Defensive Baking is one of those books. It leans in toward the ridiculous, humorous, and the fantastical. It reads more like a fairy tale and a delightful one at that. It was a thoroughly enjoyable book, easy to read, and inviting to pick up. Kind of like a warm chocolate cookie, I found myself enjoying the simple process of reading a good simple story.

Defensive Baking is also a children’s book.

It’s telling that I did not realize this until after I’d finished the book.

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Heaven's River

February 1, 2021

Okay. Sci-fi, clearly, if the book cover didn’t clue you in. Heaven’s River is the fourth book of a series written by Dennis E Taylor. Given I haven’t written any reviews of his previous series, this’ll be a bit of an overall review of the series that’ll dive into a more detailed review of the later book.

Note: [MILD SPOILERS!]

I can’t really talk about the series without giving away mild spoilers for the first book. To be fair, I think the very title of the first book is about the level of spoilers I’ll reveal 1. But still, they are plot points, and it’s almost impossible to talk about the series without them. If you’re sensitive to that sort of thing, I suggest you just go ahead and pick up the first book.

Clearly, I like the books; I’ve read the whole series to date. If you like Sci-fi and ships, and some weird premises, this a good book to read.

I usual, I spent time trying to figure out why I like this series. As an aspiring writer, I want to be able to identify the core elements that draw me in and, I hope, will draw others in in my own writing. So as I read this latest installment, I paid close attention to what areas I found myself engaged in. What I discovered is something I’m tempted to call it’s own kind of sub-genre:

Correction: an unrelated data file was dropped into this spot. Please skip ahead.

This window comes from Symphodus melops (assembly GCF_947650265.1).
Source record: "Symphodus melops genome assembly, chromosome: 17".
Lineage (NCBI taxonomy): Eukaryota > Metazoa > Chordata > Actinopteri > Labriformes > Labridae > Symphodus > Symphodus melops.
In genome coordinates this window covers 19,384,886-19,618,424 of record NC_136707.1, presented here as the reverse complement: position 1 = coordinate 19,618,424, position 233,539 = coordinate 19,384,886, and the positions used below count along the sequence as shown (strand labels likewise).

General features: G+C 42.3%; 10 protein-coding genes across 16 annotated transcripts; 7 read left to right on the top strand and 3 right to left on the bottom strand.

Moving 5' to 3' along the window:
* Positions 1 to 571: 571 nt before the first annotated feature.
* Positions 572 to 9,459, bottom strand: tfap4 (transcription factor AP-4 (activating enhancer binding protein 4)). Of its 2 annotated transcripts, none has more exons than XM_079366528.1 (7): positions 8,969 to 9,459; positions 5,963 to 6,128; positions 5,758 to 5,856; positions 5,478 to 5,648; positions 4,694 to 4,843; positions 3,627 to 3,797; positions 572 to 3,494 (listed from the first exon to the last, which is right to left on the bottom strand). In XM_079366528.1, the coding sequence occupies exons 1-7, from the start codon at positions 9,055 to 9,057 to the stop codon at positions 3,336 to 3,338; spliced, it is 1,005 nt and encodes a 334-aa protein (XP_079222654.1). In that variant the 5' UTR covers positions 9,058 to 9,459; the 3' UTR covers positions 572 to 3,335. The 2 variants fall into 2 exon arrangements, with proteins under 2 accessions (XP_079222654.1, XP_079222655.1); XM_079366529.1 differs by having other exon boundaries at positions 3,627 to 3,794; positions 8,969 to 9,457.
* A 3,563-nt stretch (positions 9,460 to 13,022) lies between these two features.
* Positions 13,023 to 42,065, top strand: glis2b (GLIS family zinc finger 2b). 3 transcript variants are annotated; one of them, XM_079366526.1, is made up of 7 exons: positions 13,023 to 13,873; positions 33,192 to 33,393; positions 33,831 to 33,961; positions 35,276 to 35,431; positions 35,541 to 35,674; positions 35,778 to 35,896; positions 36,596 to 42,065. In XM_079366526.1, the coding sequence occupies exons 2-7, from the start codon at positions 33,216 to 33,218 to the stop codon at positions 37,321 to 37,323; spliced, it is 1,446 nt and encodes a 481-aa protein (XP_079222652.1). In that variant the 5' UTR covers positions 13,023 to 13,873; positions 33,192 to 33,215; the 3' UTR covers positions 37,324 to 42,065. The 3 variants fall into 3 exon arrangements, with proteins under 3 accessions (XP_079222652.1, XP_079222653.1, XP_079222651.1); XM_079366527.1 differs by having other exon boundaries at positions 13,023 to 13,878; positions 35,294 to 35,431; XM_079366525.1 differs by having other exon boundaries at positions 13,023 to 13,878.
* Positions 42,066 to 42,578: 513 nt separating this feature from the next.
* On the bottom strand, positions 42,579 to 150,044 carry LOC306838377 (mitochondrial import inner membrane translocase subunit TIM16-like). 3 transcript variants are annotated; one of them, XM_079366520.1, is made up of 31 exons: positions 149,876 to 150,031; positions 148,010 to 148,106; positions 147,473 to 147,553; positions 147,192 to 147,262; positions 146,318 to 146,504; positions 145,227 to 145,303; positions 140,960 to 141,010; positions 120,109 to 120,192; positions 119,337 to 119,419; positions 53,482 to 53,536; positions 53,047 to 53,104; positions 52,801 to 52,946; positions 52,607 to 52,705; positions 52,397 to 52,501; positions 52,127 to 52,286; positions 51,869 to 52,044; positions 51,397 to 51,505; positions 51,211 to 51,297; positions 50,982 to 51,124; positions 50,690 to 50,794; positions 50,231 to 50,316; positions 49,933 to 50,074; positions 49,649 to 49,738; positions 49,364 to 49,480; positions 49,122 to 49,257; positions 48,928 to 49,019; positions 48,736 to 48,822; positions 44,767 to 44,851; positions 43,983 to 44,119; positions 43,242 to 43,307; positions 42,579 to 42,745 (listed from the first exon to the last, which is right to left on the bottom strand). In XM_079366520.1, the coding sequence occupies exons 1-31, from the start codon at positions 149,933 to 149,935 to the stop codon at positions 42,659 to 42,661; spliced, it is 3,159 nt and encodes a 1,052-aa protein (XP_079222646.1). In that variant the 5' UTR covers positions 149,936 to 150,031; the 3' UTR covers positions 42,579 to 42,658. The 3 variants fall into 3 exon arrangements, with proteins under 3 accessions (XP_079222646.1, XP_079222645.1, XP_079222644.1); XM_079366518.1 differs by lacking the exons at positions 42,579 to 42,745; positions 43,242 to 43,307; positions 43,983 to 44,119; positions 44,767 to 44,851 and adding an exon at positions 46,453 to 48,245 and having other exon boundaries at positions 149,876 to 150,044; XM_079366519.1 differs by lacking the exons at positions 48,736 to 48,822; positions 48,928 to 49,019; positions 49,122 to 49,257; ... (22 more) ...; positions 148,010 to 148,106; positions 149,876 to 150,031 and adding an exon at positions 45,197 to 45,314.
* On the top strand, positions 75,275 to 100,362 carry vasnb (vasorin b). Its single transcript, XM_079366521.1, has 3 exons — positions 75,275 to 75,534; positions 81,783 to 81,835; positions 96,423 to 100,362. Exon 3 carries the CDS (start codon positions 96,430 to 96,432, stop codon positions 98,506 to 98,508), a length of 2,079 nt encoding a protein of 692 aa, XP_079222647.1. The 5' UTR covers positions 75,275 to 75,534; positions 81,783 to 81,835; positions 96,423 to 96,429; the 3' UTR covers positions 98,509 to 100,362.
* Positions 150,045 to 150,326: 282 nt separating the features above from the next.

The Engineer’s Dilemma.

  1. “We are Bob” can only have so many explanations, and this is not a book on psychosis. 

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The Long Way to a Small, Angry Planet

January 19, 2021

I came across this book from a recommendation list published by… The Verge, I think? Or somewhere. It was recommended, had a lot of good reviews on Amazon, and I was itching for some sci-fi after going on a bit of a fantasy binge of late. Also, it was maybe $7, just within my impulse book-buy range 1.

So the question of why I bought it has a fairly clear answer. But why did I finish it? And… I’m not completely sure.

This is not an adventure book. It’s somewhat marketed as one 2, hinting at a kind of Firefly style of serial adventures. It’s good marketing; I bought it, and likely because I was craving that kind of adventure, even if somewhat subconsciously. But this book ain’t that. The best way I can think of it is as tour of a somewhat interesting place by fairly interesting characters. Yes, there is some action involved in a “will they or won’t they make it” scenario 3, but those scenes last at most a single chapter. Honestly, though, even within those chapters (they are, maybe, two of them?) the tension is resolved fairly quickly.